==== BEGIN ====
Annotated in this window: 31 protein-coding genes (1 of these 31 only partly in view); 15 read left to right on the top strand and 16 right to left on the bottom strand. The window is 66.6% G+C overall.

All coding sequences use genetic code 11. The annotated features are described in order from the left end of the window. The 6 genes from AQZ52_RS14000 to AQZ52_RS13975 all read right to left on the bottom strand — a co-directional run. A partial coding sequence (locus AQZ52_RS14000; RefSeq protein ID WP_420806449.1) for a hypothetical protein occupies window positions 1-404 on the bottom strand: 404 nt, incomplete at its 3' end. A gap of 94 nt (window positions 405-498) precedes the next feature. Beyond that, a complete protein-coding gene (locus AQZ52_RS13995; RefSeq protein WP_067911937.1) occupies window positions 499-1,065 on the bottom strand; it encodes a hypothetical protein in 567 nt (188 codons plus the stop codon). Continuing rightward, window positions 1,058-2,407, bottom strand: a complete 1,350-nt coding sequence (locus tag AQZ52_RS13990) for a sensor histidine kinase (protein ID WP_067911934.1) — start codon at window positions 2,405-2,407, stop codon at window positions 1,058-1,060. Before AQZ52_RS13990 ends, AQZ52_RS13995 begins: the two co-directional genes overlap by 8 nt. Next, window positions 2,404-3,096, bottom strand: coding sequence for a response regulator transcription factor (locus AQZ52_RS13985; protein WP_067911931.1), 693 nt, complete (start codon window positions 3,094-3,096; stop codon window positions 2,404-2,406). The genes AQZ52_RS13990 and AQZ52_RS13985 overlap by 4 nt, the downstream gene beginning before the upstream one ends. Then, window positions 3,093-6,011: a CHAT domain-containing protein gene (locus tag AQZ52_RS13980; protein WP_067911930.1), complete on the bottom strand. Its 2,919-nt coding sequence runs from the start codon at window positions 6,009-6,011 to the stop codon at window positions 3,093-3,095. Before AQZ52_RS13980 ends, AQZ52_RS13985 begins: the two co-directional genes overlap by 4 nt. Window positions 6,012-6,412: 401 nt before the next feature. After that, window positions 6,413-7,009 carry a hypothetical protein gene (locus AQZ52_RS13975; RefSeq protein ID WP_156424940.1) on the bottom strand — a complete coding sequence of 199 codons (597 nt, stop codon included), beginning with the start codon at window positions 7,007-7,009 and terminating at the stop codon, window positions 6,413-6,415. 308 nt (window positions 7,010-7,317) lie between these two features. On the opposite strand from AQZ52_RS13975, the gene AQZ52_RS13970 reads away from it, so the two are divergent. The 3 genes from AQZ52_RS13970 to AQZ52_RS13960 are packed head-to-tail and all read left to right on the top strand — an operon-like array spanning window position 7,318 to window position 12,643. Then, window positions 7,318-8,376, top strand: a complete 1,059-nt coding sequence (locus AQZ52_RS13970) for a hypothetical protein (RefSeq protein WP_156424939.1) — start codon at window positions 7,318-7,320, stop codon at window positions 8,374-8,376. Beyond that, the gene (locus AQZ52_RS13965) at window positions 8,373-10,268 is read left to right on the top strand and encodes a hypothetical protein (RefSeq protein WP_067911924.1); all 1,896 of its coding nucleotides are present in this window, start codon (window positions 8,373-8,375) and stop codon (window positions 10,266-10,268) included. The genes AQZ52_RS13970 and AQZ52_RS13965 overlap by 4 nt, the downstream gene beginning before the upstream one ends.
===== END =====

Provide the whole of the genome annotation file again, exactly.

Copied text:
Annotated in this window: 31 protein-coding genes (1 of these 31 only partly in view); 15 read left to right on the top strand and 16 right to left on the bottom strand. The window is 66.6% G+C overall.

All coding sequences use genetic code 11. The annotated features are described in order from the left end of the window. The 6 genes from AQZ52_RS14000 to AQZ52_RS13975 all read right to left on the bottom strand — a co-directional run. A partial coding sequence (locus AQZ52_RS14000; RefSeq protein ID WP_420806449.1) for a hypothetical protein occupies window positions 1-404 on the bottom strand: 404 nt, incomplete at its 3' end. A gap of 94 nt (window positions 405-498) precedes the next feature. Beyond that, a complete protein-coding gene (locus AQZ52_RS13995; RefSeq protein WP_067911937.1) occupies window positions 499-1,065 on the bottom strand; it encodes a hypothetical protein in 567 nt (188 codons plus the stop codon). Continuing rightward, window positions 1,058-2,407, bottom strand: a complete 1,350-nt coding sequence (locus tag AQZ52_RS13990) for a sensor histidine kinase (protein ID WP_067911934.1) — start codon at window positions 2,405-2,407, stop codon at window positions 1,058-1,060. Before AQZ52_RS13990 ends, AQZ52_RS13995 begins: the two co-directional genes overlap by 8 nt. Next, window positions 2,404-3,096, bottom strand: coding sequence for a response regulator transcription factor (locus AQZ52_RS13985; protein WP_067911931.1), 693 nt, complete (start codon window positions 3,094-3,096; stop codon window positions 2,404-2,406). The genes AQZ52_RS13990 and AQZ52_RS13985 overlap by 4 nt, the downstream gene beginning before the upstream one ends. Then, window positions 3,093-6,011: a CHAT domain-containing protein gene (locus tag AQZ52_RS13980; protein WP_067911930.1), complete on the bottom strand. Its 2,919-nt coding sequence runs from the start codon at window positions 6,009-6,011 to the stop codon at window positions 3,093-3,095. Before AQZ52_RS13980 ends, AQZ52_RS13985 begins: the two co-directional genes overlap by 4 nt. Window positions 6,012-6,412: 401 nt before the next feature. After that, window positions 6,413-7,009 carry a hypothetical protein gene (locus AQZ52_RS13975; RefSeq protein ID WP_156424940.1) on the bottom strand — a complete coding sequence of 199 codons (597 nt, stop codon included), beginning with the start codon at window positions 7,007-7,009 and terminating at the stop codon, window positions 6,413-6,415. 308 nt (window positions 7,010-7,317) lie between these two features. On the opposite strand from AQZ52_RS13975, the gene AQZ52_RS13970 reads away from it, so the two are divergent. The 3 genes from AQZ52_RS13970 to AQZ52_RS13960 are packed head-to-tail and all read left to right on the top strand — an operon-like array spanning window position 7,318 to window position 12,643. Then, window positions 7,318-8,376, top strand: a complete 1,059-nt coding sequence (locus AQZ52_RS13970) for a hypothetical protein (RefSeq protein WP_156424939.1) — start codon at window positions 7,318-7,320, stop codon at window positions 8,374-8,376. Beyond that, the gene (locus AQZ52_RS13965) at window positions 8,373-10,268 is read left to right on the top strand and encodes a hypothetical protein (RefSeq protein WP_067911924.1); all 1,896 of its coding nucleotides are present in this window, start codon (window positions 8,373-8,375) and stop codon (window positions 10,266-10,268) included. The genes AQZ52_RS13970 and AQZ52_RS13965 overlap by 4 nt, the downstream gene beginning before the upstream one ends.